The tournament was considered a large success, partially because of the dead-end state of Saarland’s Ehrenliga. Having cut off its link to the Oberliga Südwest after its first season, the Ehrenliga was seen as nothing more than a local league. This decision was reversed in 1950, so the first Sarrois team, by coincidence Saarbrücken, played in the Oberliga, as the Saarland Pokal was held for a second time. More German teams participated, and qualifying friendlies were played on a two-legged basis. However, renewed interest towards the Ehrenliga resulted in the Pokal’s downfall. With no sponsors and little enthusiasm for the tournament, the 1951-52 Pokal was cancelled.

Despite, the Pokal’s cancellation, the tournament acted as Saarland’s first international experience, at both club and national level. Saarland’s national experiences started soon after the Pokal’s creation with her induction as a full member of FIFA. The SFB, led by Hermann Neuberger, was granted membership in June 1950, just two weeks before the start of the World Cup in Brazil. This came two months before West Germany’s invitation to FIFA, and two years before East Germany. This decision came just under a year after the SFB decided against becoming a member of the FFF, in what would have been a huge step towards a full Sarrois unification with France.  

Its squad was composed mainly of Saarbrücken players, and played its first international fixture against Switzerland B on the 20th November 1950. Prior to the tournament, Saarland did not have a national anthem, so chose to sing “Ich weiβ, wo ein liebliches, freundliches Tal” (“I know of a lovely, friendly valley”), which became the region’s anthem even after its unification the Germany, until 2003.

Saarland continued to play against national “B” teams, until she decided to enter the 1954 World Cup, held in Switzerland. She was drawn into a triangular qualification tournament with Norway and their neighbours, West Germany. Led by Helmut Schön, the Sarrois faced Norway, away from home, to kick off their qualifying campaign. The match also marked the national team’s first fixture against a full international side. The game did not start well for Saarland, as they fell two goals behind early on and were down to 10 men, due to injury. Against all odds, Saarland beat Norway 3-2, and was, for a short time at least, top of the group.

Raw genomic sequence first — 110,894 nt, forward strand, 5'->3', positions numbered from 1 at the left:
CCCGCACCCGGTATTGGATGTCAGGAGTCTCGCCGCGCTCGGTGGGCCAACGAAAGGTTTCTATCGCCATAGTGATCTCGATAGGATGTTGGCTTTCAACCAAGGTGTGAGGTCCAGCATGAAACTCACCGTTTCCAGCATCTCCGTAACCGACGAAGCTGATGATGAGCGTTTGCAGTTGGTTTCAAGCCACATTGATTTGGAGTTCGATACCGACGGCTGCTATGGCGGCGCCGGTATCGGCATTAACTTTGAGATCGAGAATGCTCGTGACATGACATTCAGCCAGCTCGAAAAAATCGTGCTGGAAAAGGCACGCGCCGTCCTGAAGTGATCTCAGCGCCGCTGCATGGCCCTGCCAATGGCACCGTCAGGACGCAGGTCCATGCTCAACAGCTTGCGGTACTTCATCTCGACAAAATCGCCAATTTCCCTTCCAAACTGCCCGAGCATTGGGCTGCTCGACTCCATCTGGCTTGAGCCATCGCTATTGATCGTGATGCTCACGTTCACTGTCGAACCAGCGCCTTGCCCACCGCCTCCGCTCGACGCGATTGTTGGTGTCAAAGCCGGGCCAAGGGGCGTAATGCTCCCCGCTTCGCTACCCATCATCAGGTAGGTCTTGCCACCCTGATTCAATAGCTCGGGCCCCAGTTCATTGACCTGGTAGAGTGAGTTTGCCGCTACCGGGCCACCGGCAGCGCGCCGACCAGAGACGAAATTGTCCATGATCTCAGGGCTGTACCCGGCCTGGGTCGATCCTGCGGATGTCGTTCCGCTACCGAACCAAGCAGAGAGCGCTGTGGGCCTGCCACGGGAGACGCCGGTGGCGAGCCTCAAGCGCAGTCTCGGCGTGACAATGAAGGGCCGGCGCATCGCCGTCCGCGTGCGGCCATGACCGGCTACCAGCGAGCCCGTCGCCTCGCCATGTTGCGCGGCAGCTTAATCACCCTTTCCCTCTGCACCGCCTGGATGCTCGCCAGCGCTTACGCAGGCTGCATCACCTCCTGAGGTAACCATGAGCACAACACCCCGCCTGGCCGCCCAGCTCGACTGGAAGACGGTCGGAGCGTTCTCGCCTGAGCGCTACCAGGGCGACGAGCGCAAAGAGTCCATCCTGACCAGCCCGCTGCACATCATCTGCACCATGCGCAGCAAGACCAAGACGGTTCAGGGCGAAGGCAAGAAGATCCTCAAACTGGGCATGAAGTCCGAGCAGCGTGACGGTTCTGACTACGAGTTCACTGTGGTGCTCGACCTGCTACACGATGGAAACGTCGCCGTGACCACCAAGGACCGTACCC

However, the might of West Germany, soon to win their first World Cup, proved too strong for Saarland as they sustained emphatic defeats of 3-0 and 3-1 to dump them out of the tournament, finishing second in the group ahead of Norway. These proved to be Saarland’s only international competitive fixtures, and they played several friendlies against much stronger nations such as Uruguay (1-7) and Yugoslavia (1-5), before their last international against the Netherlands on the 6th June 1956, a close encounter that resulted in a 3-2 loss for the Sarrois.

Shortly afterwards, on the 27th October 1956, the Saar Treaty dictated that Saarland were to unify with West Germany, and did so on New Year’s Day of 1957. Saarland’s loyalty to Germany is even more extraordinary as, just a year before, the Sarrois people voted, with a two thirds majority, against amalgamating with France in a national referendum.

Those who had taken part in any of Saarland’s 19 international fixtures were free to play for their new nation, and Helmut Schön led West Germany to both the World Cup and the European Championship during his managerial reign in the 60’s and 70’s. Hermann Neuberger, the leader of the SFB, conceived the idea of the Bundesliga in 1962 and later became President of the DFB until his death in 1992. As for the Ehrenliga, it continued in various forms, in the ever-changing German football pyramid, until 1978 when it was replaced by a newer Oberliga Südwest, the third tier of German football.

Although Saarland’s contribution to international football was short-lived, its time on the international scene has produced key figures that have influenced German football for the better. Saarland shall be forever consigned to the scrap-heap of FIFA’s defunct members, but her significance in football will continue to be felt well into the future.